• DWF Group – “In our trading update issued in July, we said we were cautiously optimistic that FY21 will benefit from the actions we have taken to reshape costs, combined with the client opportunities we continue to see. The environment remains uncertain, but we have large parts of our business which are annuity and some which are counter-cyclical in nature and we expect to see some increased activity as a result. The first four months of trading have shown a steady recovery in activity levels since the dip in activity in Q4 of FY20, and more importantly, this has translated into a significantly improved net profit position. This is despite the cost savings we have executed having a time lag such that they are not yet all reflected in the FY21 year-to-date profit contribution. As we look forward, we expect to benefit from a full year revenue and profit contribution from our acquisitions, RCD and Mindcrest. The Group will also benefit from the partner and team hire activity made towards the end of FY20, as these contribute organic revenue and profits. The further impact of the cost saving measures and savings from discontinued loss making operations will underpin near term profitability, in line with the Group’s target of delivering profitable, cash backed growth. The discontinued and reduced operations represented c.1.5% of Group revenues and generated a £4.5m EBITDA loss in FY20. The Group’s cost saving programmes are expected to reduce the FY20 cost base by £15m, although approximately 50% of this may be reinvested into the business in key growth sectors. The proposal of a final dividend for FY20 underscores our current confidence in FY21 trading and outlook.
We are seeing our approach to providing integrated legal services through our Complex, Managed and Connected proposition resonate with clients. This is driving an encouraging pipeline of new work. At the same time, we continue to look for further operating efficiencies to build upon the cost reductions we announced in May and July and the office rationalisations that are well underway.
In the first quarter, we have seen a significant uptick in bid activity which has resulted in numerous client wins, including a new contract to handle casualty and motor injury claims in Scotland and Northern Ireland with multinational insurance company, Aviva.”
• Experian – “In July 2020, we stated that we expected organic revenue for Q2 FY21 would be in the range of flat to (5)% and that organic costs for the first half would be held broadly flat.
Following stronger trading in July and August, we today revise our Q2 FY21 expectations. We now expect Group organic revenue growth for the quarter to be in the range +3 to +5%, helped by further strength in US mortgage (which we expect will contribute +3 percentage points to growth in Q2), strength in the services we provide to consumers, as well as due to the naturally resilient qualities of parts of our portfolio.”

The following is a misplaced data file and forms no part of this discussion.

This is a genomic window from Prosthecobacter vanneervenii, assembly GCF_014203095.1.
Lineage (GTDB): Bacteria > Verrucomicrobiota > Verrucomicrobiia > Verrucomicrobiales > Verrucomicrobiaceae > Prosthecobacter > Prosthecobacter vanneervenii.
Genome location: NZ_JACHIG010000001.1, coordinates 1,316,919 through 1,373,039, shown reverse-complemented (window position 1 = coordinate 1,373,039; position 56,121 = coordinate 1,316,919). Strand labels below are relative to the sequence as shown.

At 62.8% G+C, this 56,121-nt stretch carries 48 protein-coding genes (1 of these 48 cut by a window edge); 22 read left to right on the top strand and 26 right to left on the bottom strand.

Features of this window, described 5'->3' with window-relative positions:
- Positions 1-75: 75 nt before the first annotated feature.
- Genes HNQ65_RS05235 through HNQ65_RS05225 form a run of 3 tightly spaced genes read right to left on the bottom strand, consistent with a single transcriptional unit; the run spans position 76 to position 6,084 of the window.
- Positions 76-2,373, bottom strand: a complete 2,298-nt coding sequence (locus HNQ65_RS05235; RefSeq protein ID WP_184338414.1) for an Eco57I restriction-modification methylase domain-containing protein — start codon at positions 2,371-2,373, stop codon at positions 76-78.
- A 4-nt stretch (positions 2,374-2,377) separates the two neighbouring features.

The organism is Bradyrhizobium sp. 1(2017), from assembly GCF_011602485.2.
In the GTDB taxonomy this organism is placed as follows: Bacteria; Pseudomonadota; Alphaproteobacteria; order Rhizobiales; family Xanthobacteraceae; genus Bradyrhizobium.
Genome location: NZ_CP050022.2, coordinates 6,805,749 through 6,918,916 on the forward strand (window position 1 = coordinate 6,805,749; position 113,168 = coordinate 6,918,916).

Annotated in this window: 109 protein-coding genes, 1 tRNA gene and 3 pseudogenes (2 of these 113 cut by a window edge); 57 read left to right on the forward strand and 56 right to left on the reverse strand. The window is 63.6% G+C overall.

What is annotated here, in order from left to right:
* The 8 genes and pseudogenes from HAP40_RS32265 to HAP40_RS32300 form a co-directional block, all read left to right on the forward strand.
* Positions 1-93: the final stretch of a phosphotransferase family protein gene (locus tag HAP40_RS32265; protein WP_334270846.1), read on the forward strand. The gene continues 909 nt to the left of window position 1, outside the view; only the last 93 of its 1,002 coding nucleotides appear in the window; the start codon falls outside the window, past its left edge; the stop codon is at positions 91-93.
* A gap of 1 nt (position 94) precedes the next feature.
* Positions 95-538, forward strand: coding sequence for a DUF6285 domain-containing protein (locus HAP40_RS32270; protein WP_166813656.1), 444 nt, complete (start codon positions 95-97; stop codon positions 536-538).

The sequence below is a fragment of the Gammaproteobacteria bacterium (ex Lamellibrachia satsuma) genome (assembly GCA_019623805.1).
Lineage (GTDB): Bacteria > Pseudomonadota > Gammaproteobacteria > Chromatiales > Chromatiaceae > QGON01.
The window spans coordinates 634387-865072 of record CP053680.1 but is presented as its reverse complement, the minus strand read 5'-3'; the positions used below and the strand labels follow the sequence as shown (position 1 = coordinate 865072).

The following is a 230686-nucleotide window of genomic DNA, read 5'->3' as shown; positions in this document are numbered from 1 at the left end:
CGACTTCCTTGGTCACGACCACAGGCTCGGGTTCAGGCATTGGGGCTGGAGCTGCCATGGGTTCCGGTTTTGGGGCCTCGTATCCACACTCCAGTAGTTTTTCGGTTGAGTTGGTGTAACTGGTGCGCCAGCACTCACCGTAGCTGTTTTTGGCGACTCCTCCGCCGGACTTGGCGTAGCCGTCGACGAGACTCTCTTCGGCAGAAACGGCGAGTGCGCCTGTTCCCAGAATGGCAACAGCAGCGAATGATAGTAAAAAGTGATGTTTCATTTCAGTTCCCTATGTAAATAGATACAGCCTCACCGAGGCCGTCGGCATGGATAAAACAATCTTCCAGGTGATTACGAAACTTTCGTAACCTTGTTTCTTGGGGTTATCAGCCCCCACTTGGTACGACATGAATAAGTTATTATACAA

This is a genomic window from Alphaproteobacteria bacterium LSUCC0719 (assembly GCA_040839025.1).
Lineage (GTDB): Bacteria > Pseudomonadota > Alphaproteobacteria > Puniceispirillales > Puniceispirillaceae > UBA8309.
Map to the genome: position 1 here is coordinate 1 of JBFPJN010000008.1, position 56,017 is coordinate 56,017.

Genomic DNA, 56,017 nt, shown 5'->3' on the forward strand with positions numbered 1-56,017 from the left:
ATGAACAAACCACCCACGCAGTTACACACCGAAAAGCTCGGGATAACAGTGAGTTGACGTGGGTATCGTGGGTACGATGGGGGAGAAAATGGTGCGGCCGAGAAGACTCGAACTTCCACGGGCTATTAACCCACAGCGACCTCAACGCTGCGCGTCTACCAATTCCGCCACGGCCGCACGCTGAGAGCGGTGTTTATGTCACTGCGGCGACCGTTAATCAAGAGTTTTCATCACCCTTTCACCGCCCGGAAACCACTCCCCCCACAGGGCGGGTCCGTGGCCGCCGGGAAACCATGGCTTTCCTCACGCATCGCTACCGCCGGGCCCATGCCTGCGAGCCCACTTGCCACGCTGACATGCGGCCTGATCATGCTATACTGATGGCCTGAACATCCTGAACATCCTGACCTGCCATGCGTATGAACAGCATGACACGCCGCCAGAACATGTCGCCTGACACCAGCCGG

• RA International – “We have executed well to maintain momentum whilst managing the disruption caused byCovid-19. I am pleased with our performance and I am proud of the way our team has responded to the challenges of 2020, has focused on delivering for our customers, and has secured significant contract wins which meaningfully strengthen our business going forward. We continue to build RA’s reputation for managing and delivering large and complex projects and, importantly, have announced major contract wins in the commercial sector.
As highlighted by the Board previously, Covid-19 will have a material impact on our 2020 financial performance. Whilst we are encouraged by the return of more normal working practices and commercial activity across our business, we remain cautious on quantifying the impact of this disruption on our 2020 financial performance. Despite this, the resilience and capability of our business has been demonstrated through this period and with our balance sheet and growing order book we remain well-placed to withstand any near-term headwinds. We are also greatly encouraged by the quality of the business we are building at RA. The composition of our order-book continues to improve; we are winning larger contracts and we are broadening the mix of customer activity by sector and geography. This is all in-line with our customer-led growth strategy and we remain excited about the opportunity for sustainable growth as we deliver on our plans.”
• Signature Aviation – “We are encouraged by the extent of the flight operations recovery we have seen. August flight activity was down 19% year on year across our network, a marked improvement to the low point of 77% down in April. We will closely monitor trading in the important US business traffic season, post Labor Day.
Building on our effective cost management and with our flexible cost base now aligned with anticipated flight activity, we expect improved performance in the second half compared to the first half.
Our business has sound fundamentals and we continue to see attractive medium-term growth prospects. Therefore, we have continued to invest in growing our network despite Covid. We have recently acquired two FBOs in Switzerland, including the strategically important Geneva location. In the US, we were pleased to open our newly constructed Atlanta FBO in July.
We will continue to lead our industry working towards our sustainable future. Today, we are committing to reducing our carbon footprint with a 29% reduction in our controllable Scope 1 & 2 emissions targeted by 2025 and 50% by 2030.
The Board remains confident in the resilience of our market leading FBO business model, the quality of our network, the strength of our liquidity and therefore our ability to continue to invest in and grow our business. We will continue to drive further medium-term progress through our Signature strategic growth initiatives with a focus on further enhancing and leveraging our unique real estate network to grow non-fuel revenues and operational efficiency.”